Mary Pickersgill learned flag making from her mother, Mary Young, when she was just a girl. When she married, she moved to Philadelphia with her husband. They stayed there until his death. Mary then moved back to Baltimore with her mother and daughter, Caroline.
In order to support her family, Mary put the skills she had learned as a girl to use. She set up a successful flag-making business which she advertised as making “Ships Colours, Signals, etc.” She was soon receiving order from the U.S. Army, Navy and various companies with merchant ships. Her business prospered such that she was able to buy her own home.
And although it was not the norm for the time, Mary Pickersgill bcame involved in a number of social issues, particularly those faced by disadvantaged women.
This woman, born in the year the American colonies declared independence from Britain, was to find her place in history by making the flag celebrated during the War of 1812 by Francis Scott Key in his poem, “The Star-Spangled Banner” which was to become our National Anthem.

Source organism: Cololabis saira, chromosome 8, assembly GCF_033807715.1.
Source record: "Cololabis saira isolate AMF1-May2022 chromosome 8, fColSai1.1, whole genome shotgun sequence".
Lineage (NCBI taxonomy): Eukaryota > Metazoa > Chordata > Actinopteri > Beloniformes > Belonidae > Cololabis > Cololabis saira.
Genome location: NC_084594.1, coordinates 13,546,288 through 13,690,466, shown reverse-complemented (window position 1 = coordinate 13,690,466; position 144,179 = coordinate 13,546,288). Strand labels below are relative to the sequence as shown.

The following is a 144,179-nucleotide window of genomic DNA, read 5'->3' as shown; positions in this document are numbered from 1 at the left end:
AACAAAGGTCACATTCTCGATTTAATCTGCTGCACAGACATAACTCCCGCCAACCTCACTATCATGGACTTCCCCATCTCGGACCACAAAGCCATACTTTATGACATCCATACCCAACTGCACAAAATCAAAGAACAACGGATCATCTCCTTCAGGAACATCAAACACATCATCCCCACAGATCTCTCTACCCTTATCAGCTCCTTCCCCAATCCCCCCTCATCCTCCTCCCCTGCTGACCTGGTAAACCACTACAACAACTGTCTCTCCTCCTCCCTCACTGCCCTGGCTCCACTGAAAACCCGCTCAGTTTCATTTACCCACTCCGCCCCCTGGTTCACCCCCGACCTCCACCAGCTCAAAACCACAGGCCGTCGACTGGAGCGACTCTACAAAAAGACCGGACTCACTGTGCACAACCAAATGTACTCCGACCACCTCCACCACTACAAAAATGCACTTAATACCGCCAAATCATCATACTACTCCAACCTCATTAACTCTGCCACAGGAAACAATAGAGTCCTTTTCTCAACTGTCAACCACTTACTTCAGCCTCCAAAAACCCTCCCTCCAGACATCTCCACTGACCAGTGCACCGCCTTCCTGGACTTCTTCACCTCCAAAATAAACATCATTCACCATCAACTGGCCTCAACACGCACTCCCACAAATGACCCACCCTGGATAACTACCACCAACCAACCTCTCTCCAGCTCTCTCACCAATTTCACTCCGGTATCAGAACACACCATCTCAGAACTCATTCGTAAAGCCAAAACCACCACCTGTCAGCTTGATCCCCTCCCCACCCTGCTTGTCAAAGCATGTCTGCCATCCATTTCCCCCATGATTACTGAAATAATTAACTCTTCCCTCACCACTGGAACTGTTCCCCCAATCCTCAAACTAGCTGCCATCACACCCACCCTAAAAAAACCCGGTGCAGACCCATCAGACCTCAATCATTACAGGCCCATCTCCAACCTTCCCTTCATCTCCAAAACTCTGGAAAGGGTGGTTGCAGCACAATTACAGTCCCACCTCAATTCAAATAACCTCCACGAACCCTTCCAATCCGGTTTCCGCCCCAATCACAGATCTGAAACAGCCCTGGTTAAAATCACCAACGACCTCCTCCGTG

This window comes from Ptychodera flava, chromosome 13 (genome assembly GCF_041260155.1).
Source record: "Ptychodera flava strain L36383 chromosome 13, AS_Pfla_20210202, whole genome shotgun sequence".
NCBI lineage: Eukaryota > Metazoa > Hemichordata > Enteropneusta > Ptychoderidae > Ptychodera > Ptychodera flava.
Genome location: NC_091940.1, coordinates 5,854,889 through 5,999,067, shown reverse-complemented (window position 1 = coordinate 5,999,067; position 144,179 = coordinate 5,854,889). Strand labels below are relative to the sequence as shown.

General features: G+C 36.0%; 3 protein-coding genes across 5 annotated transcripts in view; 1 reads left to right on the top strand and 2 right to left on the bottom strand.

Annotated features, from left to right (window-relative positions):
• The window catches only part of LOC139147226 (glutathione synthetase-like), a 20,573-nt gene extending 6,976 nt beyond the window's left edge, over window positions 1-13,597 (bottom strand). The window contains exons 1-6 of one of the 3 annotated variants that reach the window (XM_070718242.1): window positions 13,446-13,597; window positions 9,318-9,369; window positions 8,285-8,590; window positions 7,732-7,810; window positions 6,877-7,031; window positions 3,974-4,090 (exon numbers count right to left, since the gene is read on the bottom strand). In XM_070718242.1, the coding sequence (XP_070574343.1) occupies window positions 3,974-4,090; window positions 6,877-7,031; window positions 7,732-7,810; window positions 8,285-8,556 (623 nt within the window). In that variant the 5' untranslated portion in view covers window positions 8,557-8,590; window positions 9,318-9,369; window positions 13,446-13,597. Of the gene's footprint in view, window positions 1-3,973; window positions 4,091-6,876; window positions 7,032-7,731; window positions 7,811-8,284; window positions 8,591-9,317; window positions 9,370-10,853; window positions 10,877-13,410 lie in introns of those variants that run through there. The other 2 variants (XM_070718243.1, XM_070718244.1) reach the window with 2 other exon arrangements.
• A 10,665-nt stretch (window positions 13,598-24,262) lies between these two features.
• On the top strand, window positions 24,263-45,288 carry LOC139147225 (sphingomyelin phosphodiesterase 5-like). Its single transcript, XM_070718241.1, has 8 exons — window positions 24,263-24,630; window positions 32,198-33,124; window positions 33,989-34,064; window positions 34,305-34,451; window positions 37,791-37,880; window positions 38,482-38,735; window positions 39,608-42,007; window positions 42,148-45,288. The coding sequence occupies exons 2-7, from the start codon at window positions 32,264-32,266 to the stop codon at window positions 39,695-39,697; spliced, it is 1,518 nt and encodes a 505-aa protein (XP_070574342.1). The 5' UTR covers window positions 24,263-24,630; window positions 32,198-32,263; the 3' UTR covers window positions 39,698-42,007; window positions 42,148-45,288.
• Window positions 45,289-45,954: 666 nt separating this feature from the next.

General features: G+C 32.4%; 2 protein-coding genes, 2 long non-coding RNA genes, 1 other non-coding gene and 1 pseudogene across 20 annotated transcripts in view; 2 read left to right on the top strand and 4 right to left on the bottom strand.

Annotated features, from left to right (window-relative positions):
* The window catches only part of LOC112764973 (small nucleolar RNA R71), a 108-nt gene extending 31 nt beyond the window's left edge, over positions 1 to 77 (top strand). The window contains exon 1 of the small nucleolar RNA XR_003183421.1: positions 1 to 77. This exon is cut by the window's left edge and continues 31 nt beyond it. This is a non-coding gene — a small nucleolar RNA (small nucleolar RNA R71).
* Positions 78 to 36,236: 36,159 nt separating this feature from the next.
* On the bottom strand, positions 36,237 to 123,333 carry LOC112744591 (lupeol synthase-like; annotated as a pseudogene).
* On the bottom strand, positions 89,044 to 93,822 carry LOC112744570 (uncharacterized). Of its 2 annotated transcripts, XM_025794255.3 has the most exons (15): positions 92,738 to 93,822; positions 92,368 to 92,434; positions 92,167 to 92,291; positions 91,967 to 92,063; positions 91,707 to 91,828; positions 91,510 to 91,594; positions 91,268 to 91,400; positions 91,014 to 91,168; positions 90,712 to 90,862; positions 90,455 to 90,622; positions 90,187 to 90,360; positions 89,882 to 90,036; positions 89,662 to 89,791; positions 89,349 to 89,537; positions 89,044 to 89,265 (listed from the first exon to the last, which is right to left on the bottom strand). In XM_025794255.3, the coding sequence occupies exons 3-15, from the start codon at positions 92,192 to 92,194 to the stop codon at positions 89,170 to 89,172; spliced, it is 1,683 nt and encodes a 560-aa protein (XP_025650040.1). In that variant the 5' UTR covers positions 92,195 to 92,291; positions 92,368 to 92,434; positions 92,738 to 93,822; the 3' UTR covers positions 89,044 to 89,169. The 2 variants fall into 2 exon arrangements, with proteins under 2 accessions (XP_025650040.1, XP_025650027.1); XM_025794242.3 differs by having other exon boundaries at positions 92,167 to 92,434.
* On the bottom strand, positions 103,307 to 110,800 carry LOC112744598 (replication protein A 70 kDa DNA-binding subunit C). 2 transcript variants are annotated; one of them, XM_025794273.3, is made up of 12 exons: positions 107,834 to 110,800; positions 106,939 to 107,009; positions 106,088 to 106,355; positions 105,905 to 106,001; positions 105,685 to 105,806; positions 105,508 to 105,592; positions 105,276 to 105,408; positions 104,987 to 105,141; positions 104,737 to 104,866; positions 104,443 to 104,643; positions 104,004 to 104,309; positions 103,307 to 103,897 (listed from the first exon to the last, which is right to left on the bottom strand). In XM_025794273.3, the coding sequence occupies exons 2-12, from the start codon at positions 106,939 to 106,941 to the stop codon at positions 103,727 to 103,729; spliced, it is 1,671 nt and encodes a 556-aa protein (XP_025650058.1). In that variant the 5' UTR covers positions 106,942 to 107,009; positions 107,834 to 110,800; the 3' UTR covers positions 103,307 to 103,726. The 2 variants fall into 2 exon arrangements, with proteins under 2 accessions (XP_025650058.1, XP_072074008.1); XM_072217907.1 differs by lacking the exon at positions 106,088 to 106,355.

Mary was given a $500 contract to make two flags for use at Baltimore’s Ft. McHenry, one measuring 30’ x 42’ to be “so large the British will have no difficulty seeing it from a distance” and a smaller one to be flown in inclement weather. Using over 400 yards of fabric, and with assistance from her mother, daughter and several other women, Mary completed the largest battle flag in the world in just six weeks. The flag had to be assembled on the malt house floor of Claggett’s Brewery in the evenings while the brewery was not in operation. It took 11 men to raise it on a 90-foot flagpole.
Today, the flag is in the Smithsonian’s National Museum of American History, although about 8 feet of the original flag is missing–cut off for souvenirs over the years.